Not sure if this has anything to do with smartphone penetration rate in the United States and in various other markets passing the 50 percent milestone, but a credible analysis shows that even though Android’s growth was unstoppable in the past twelve months, capturing a whopping 75 percent of all smartphones sold in the third quarter, Google’s platform is slowing over past six months while iOS is still making healthy gains.

Respectable independent analyst Horace Dediu took the latest comScore data to chart the two platform’s growth. He discovered a recent split of 23.5 million for Android and 17 million units for iOS as Google’s platform gained 58 percent of the growth and Apple captured 42 percent. That’s a notable change in spread in Apple’s favor versus the 24-month period when Android captured 70 percent of the growth and iOS captured 30 percent of the growth…

According to Dediu’s anaylsis, Android is slowing over past six months while iOS is still gaining. Explaining the late smartphone adopter paradox, the analyst wrote:

Therefore, paradoxically, the late market shows that the prospect for iOS growth seems strong. Furthermore, as we do reach saturation, perhaps in another three years, the secular growth may end in the US but the loyalty of iOS usage may give iOS another advantage in a market where growth is determined by platform churn.

The rate at which non-smart to smart conversion is happening is pretty steady, as seen in the top chart. Bear in mind it shows net new users and therefore excludes smartphone switchers, but it’s “a good measure of how rapidly non-consumers are being converted to consumers”.

No wonder there are now more than a billion smartphones in use.

Here’s the key chart indicating a slowdown in Android’s momentum and a steady growth for iOS.

The chart also makes me wonder what would have happened to Android if Samsung hadn’t been so successful on the platform.

Of course, Apple really cannot expect to compete with Android on unit sales simply because Google’s platform is found on the widest array of form factors, carriers and price points.

Together, however, the two platform’s hold the lion’s share of the smartphone market.

Just don’t read too much into the numbers thrown around these days because statistics is a double-edged sword and IDCs and Gartners of this world have too often got it wrong by guesstimating data.

  • CollegiateLad

    Market saturation. Nothing new. Windows phone will experience an explosion. Analysts will salivate all over themselves like it’s a new phenomenon. This is normal.

  • MagicDrumSticks

    1 Clicked on article expecting another biased piece of trash written by Christian

    2 exactly as expected

    3 laughed

    • Then why read it if you know you were going to see what you didn’t want to see?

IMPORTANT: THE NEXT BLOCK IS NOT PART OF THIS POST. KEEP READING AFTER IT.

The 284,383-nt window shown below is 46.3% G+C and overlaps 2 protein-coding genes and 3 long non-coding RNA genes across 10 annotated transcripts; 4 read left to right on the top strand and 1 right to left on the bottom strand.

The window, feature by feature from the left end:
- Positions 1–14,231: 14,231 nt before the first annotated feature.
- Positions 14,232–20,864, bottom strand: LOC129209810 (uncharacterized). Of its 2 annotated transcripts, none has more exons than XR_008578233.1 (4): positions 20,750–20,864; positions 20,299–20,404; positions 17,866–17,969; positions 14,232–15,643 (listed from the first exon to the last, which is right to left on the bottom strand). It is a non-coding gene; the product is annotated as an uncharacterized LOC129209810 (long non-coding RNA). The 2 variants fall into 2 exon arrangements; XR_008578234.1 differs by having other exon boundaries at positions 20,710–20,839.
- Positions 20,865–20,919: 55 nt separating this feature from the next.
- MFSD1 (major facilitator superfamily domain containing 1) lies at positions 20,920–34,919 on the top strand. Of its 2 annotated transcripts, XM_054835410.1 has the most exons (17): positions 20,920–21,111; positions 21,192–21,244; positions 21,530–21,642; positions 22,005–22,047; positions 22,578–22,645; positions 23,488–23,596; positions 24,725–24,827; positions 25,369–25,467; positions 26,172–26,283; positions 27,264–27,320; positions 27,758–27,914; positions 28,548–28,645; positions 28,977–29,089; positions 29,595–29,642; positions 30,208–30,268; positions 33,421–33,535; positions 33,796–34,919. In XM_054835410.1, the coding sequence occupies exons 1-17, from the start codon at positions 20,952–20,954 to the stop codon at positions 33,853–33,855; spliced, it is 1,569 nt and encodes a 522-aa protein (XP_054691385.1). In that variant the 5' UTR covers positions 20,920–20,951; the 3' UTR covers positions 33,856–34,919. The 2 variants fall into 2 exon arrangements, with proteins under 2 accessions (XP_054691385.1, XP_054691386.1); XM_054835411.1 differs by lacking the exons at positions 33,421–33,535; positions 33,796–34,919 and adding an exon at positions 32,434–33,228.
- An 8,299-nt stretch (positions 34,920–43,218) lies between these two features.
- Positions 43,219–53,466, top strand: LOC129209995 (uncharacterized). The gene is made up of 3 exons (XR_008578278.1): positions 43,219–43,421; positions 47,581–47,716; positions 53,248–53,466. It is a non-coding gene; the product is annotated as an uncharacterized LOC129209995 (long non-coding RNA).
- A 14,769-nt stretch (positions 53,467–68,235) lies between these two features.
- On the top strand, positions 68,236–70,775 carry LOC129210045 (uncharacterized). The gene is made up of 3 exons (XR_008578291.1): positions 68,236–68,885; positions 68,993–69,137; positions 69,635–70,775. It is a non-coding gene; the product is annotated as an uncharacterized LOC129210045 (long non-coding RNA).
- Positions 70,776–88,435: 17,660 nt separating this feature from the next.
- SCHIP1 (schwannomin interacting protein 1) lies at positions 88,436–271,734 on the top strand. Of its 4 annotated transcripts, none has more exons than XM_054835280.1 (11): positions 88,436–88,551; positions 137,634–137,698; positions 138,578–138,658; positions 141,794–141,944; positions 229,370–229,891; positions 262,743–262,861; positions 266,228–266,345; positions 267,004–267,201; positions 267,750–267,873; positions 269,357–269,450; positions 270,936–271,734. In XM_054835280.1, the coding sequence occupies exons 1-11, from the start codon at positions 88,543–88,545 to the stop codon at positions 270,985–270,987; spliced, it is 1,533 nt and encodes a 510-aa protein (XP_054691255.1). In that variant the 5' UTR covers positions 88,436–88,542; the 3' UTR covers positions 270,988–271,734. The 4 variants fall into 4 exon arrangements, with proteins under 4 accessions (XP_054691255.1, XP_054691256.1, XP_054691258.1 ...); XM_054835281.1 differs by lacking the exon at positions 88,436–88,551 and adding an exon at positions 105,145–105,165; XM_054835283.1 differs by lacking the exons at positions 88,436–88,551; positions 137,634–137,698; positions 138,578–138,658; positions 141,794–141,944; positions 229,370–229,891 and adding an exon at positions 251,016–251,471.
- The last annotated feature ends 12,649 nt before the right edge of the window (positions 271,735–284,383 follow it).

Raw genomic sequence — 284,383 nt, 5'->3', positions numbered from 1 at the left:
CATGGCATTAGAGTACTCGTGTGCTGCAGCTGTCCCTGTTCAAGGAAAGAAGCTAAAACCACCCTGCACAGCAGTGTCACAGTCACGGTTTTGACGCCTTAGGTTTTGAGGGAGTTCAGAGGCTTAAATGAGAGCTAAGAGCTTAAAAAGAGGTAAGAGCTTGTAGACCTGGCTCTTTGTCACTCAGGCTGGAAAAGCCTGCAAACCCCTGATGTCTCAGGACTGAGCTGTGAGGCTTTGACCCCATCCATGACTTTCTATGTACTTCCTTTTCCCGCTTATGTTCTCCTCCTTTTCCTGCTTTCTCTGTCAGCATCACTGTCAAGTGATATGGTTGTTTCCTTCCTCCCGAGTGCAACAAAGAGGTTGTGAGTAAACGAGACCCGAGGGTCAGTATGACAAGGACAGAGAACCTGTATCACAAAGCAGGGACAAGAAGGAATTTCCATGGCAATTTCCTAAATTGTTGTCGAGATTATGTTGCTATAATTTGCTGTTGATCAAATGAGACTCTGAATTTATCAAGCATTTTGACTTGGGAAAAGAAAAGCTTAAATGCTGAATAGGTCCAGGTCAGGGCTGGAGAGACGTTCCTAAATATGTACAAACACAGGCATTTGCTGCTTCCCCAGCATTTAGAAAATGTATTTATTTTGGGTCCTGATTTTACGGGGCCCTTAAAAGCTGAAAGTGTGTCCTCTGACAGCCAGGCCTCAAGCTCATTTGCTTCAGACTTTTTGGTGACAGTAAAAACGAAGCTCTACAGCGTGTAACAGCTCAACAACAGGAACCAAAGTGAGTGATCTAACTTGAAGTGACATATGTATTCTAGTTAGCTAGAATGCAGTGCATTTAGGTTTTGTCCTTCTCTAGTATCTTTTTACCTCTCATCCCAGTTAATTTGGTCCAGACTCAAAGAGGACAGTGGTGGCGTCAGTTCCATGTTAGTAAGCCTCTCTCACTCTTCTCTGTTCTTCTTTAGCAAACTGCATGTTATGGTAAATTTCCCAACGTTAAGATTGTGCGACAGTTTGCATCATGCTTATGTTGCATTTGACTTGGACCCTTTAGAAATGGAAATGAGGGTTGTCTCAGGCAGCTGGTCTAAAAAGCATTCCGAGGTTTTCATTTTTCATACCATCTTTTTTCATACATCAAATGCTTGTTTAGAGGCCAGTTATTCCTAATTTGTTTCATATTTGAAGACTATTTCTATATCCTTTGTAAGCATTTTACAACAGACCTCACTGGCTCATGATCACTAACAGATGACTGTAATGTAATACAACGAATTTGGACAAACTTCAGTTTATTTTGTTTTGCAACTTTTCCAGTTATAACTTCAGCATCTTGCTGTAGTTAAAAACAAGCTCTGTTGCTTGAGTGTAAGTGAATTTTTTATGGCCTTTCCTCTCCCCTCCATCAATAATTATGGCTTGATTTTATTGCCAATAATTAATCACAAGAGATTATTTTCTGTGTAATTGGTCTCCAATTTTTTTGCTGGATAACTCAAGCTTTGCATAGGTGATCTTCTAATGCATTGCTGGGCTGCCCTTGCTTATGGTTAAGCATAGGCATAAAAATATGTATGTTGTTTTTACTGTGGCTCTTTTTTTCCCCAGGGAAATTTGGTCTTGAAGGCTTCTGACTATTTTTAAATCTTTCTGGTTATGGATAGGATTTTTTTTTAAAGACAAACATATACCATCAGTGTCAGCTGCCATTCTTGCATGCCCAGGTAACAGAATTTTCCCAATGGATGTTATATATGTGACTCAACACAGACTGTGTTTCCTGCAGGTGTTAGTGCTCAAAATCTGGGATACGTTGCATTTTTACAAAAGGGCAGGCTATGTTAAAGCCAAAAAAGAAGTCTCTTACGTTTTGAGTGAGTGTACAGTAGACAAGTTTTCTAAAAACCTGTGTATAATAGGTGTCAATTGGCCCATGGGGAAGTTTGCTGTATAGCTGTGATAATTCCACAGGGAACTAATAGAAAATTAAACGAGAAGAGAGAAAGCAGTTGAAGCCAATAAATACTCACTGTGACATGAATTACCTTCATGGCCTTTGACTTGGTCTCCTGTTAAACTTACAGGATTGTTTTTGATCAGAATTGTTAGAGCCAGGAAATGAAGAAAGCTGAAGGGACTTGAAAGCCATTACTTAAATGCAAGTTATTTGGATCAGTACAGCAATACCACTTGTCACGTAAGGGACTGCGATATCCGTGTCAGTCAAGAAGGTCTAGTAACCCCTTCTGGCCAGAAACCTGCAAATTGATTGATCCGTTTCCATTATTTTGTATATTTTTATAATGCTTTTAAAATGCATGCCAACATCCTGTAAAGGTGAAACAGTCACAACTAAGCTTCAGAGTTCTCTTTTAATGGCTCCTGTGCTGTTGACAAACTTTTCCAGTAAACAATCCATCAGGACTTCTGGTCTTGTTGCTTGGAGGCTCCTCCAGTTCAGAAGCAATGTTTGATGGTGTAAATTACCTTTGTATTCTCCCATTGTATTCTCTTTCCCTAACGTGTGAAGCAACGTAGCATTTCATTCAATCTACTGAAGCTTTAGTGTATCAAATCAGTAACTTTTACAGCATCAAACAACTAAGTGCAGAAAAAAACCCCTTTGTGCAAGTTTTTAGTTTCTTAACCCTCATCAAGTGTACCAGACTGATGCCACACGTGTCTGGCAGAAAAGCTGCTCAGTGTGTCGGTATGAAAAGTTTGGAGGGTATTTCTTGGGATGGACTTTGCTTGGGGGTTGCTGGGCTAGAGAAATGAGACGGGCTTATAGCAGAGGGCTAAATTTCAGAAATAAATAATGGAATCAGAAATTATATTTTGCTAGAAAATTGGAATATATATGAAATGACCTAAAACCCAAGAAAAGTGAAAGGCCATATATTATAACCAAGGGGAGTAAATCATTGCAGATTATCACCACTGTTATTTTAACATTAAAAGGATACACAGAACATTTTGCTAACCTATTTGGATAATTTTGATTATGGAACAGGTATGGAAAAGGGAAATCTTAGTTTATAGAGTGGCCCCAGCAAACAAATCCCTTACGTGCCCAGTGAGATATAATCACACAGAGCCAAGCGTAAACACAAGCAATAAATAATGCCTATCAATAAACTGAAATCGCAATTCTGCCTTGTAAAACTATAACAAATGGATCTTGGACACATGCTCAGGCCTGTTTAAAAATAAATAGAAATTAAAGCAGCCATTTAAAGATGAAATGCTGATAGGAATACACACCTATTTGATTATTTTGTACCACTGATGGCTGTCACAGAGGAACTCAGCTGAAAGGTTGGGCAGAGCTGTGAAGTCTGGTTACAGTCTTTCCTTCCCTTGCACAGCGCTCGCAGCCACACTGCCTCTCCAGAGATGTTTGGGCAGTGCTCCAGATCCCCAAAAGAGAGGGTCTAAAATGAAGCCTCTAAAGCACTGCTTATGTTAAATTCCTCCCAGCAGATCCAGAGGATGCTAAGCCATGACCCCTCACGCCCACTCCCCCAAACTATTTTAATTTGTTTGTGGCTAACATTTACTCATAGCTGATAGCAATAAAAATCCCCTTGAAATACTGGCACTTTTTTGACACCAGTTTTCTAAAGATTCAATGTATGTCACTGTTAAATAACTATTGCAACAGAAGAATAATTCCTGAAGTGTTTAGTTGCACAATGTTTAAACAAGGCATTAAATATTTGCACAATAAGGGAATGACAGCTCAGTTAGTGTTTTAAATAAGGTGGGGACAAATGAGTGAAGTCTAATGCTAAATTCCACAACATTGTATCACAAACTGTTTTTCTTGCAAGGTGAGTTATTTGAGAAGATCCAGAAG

He’s like those people who go to the same restaurant and complain that everything is terrible, only to come back the next week and do it again. It’s a way for some people to feel better about themselves by telling others they are trash. When in reality, everyone who looks over at that table of people see just that……trash.

      • 4p0c4lyps3

        Lmfao, great parallel.

    • I’m curious: What exactly is biased about it? I re-blogged Asymco’s findings, spiced it up with a little backgrounder and backlinks, added a one-line commentary at the end and provided a disclaimer about not trusting market surveys too much due to ambiguous methodology and too much guess work. NetApplications is a good example, they revised their data multiple times. Examples here and here

      • MagicDrumSticks

        It’s not the data but rather the way you present your articles that makes you look like an extremely biased journalist.

        I’m not the only one who thinks this, Infact, you have gotten quite a bit of heat in the past about writing articles in false light.

        It is an apple blog and I understand there may be some bias. But don’t turn into fox news

  • Guest

    Interesting article. This does bring up some questions though:
    1) Will Samsung be able to keep up the Android momentum? Or will their speculated remake at CES bring them, and Android subsequently, down (not like RIM. Maybe in a slump?)?
    2) Does this article incorporate the iPad Mini as well? The new iPod Touch? iPhone 5?

  • Markets mature, new offerings explode (anything can be twisted by ANALyst) at the end we know android’s backbone runs on the cheap garbage market. 2 for 1? Buy a line get 4 free?

    • Perhaps you’ve forgotten the iPhone does have the free version, so your point is moot. 🙂

  • androids just sucks thats all..

  • i works in retail, 7/10 peoples got cricket android phone. its not because samsung /motorola . its the cheap androids.

  • Lol, RIM went allllll the way down.